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Main Title In-situ DUOX [Trade Name] chemical oxidation technology to treat chlorinated organics at the Roosevelt Mills Site, Vernon, CT site characterization report and treatability study report. [electronic resource] :
CORP Author Environmental Protection Agency, Research Triangle Park, NC. Office of Research and Development.
Publisher U.S. Environmental Protection Agency,
Year Published 2005
Report Number EPA/540/R-05/008
Stock Number PB2005-109458
Subjects Groundwater--Pollution--Connecticut--Vernon ; Groundwater--Quality--Management ; Soil pollution--United States ; Tetrachloroethylene ; Trichloroethylene ; Dichloroethylene ; Vinyl chloride
Additional Subjects Environmental protection ; Ground water ; Soils ; Oxidants ; Contaminants ; Neutralization ; Site characterization ; Technology ; Plumes ; Roosevelt Mills site ; Chemical oxidation ; Treatability ; Chlorinated organics ; DUOX(Tradename) chemical oxidation
Internet Access
Description Access URL
Library Call Number Additional Info Location Last
NTIS  PB2005-109458 Some EPA libraries have a fiche copy filed under the call number shown. 07/26/2022
Collation 1 online resource ([45] p.) : ill., maps, charts, digital, PDF file.
A study was performed investigating the feasibility of applying the DUOX(Trademark) chemical oxidation technology to chlorinated solvent contaminated media at the Roosevelt Mills site in Vernon, Connecticut. The Roosevelt Mills site is a former woolen mill that included dry cleaning operations. The plant also housed metal plating operations. The primary contaminants of concern are chlorinated organic solvents: tetrachloroethene (PCE); trichloroethene, (TCE); cis-1,2-dichloroethene (DCE); and vinyl chloride (VC). The DUOX(Trademark) technology, developed by researchers at the Environmental Research Institute (ERI) at the University of Connecticut claims to provide a cost-effective, in-situ oxidation process to neutralize chlorinated organic chemicals. The DUOX(Trademark) technology utilizes a combination of two types of oxidants to destroy unsaturated chlorinated solvents. The oxidants belong to the persulfate and permanganate families of inorganic compounds. Sodium persulfate is used to satisfy the soil oxidant demand (SOD) and minimize the quantity of potassium permanganate needed to mineralize target compounds. This facilitates the transport of permanganate through the aquifer, allowing for more uniform distribution of permanganate and the use of a much smaller quantity. In turn, this alleviates problems caused by excess permanganate (precipitated manganese dioxide that can result in reduced aquifer permeability). The study was performed under the auspices of the U.S. Environmental Protection Agency's Superfund Innovative Technology Evaluation (SITE) program. The SITE study consisted of: (1) a site characterization within and outside the Roosevelt Mills building to identify chlorinated source material and characterize the extent of the dissolved phase plume, and (2) a laboratory treatability study to evaluate the effectiveness of the DUOX(Trademark) technology on the impacted media at the site.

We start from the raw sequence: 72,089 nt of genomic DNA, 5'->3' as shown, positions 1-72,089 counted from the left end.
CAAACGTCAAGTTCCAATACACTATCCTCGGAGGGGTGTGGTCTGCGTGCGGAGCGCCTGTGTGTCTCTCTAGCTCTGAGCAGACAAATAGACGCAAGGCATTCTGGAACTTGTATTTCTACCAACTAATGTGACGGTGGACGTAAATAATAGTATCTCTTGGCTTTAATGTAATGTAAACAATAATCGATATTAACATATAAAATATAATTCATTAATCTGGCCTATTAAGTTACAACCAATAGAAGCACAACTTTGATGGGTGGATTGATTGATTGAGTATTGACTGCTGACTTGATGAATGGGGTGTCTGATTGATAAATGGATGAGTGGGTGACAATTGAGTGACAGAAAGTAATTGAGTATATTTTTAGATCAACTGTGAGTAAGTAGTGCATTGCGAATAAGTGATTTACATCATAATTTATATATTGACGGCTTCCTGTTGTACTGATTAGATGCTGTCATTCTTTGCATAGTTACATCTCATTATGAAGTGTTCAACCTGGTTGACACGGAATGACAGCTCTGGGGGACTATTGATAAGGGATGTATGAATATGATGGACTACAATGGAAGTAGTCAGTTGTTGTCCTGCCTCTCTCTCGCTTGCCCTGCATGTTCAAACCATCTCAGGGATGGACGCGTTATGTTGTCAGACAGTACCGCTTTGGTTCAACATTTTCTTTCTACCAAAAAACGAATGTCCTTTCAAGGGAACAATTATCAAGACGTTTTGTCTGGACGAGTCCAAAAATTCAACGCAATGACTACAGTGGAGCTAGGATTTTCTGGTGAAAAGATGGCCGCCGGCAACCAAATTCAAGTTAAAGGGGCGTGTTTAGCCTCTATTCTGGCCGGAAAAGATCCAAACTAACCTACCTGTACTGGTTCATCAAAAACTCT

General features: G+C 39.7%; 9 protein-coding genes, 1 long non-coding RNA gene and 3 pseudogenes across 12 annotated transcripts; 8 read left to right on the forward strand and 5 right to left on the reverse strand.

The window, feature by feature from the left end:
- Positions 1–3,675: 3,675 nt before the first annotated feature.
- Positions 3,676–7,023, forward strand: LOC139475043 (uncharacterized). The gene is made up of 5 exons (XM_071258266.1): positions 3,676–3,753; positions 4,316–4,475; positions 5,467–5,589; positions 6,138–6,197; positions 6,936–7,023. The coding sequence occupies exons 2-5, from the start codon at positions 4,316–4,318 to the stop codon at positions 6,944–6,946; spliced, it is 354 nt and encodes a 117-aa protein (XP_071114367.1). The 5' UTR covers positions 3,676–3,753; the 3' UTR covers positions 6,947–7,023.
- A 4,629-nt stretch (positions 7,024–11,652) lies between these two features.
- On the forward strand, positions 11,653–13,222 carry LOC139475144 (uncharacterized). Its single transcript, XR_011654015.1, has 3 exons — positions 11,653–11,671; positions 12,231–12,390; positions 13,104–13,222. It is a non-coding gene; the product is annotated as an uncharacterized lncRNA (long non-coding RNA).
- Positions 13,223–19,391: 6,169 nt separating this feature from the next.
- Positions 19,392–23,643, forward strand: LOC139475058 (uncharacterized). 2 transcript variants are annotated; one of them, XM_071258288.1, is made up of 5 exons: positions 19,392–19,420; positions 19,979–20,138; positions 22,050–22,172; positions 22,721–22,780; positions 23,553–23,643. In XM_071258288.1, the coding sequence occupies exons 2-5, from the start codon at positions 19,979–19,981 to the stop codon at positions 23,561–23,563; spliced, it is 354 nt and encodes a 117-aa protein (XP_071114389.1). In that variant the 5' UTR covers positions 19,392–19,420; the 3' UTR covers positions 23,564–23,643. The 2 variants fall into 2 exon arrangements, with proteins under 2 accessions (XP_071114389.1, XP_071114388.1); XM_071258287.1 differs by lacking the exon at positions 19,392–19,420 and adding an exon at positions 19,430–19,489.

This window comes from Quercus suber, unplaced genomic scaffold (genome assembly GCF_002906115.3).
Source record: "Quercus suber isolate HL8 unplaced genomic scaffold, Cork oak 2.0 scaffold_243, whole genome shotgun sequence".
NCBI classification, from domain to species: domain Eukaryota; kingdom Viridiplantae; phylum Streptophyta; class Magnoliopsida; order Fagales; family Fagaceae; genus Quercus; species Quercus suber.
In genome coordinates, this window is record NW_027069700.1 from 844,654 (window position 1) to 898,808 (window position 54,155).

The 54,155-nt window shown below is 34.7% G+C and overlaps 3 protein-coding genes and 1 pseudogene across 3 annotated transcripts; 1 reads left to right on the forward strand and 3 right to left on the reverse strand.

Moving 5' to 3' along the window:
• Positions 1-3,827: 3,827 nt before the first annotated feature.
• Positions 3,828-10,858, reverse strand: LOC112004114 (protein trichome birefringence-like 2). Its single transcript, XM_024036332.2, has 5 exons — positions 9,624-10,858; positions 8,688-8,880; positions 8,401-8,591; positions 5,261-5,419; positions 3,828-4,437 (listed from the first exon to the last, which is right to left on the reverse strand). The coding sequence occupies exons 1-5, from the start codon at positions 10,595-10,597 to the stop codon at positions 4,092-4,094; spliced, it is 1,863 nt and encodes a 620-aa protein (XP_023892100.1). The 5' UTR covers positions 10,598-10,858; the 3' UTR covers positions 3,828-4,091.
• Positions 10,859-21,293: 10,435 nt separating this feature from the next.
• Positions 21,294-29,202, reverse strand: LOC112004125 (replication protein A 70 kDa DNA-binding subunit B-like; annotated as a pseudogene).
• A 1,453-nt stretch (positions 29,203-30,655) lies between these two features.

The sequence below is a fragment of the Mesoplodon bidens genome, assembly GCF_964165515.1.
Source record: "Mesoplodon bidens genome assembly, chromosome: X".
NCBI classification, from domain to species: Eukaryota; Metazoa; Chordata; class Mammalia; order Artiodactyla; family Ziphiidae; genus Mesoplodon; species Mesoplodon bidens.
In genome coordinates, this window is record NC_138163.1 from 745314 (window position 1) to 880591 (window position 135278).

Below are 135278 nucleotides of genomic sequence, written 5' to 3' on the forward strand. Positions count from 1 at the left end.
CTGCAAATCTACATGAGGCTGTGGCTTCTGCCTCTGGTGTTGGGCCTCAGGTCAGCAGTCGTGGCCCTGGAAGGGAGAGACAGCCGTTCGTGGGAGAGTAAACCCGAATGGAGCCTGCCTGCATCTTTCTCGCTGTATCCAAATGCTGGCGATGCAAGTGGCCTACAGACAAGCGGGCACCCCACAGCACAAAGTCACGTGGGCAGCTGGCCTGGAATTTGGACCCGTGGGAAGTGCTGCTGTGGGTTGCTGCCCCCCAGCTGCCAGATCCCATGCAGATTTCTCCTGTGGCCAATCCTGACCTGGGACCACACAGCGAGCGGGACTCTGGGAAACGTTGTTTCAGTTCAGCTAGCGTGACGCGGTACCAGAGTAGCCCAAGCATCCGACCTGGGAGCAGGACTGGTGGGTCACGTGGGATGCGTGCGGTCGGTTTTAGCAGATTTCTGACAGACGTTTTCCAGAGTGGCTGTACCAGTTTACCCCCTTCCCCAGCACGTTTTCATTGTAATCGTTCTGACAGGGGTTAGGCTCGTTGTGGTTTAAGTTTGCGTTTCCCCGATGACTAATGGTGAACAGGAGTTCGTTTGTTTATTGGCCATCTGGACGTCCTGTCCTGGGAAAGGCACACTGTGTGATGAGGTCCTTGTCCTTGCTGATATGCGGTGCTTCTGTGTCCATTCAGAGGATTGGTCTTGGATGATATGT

"July 2005." Title from title screen (viewed on Dec. 3, 2011). "Funded by the U.S. Environmental Protection Agency (EPA) under Contract Number 68-C00-179 to Science Applications International Corporation (SAIC)" --P. ii.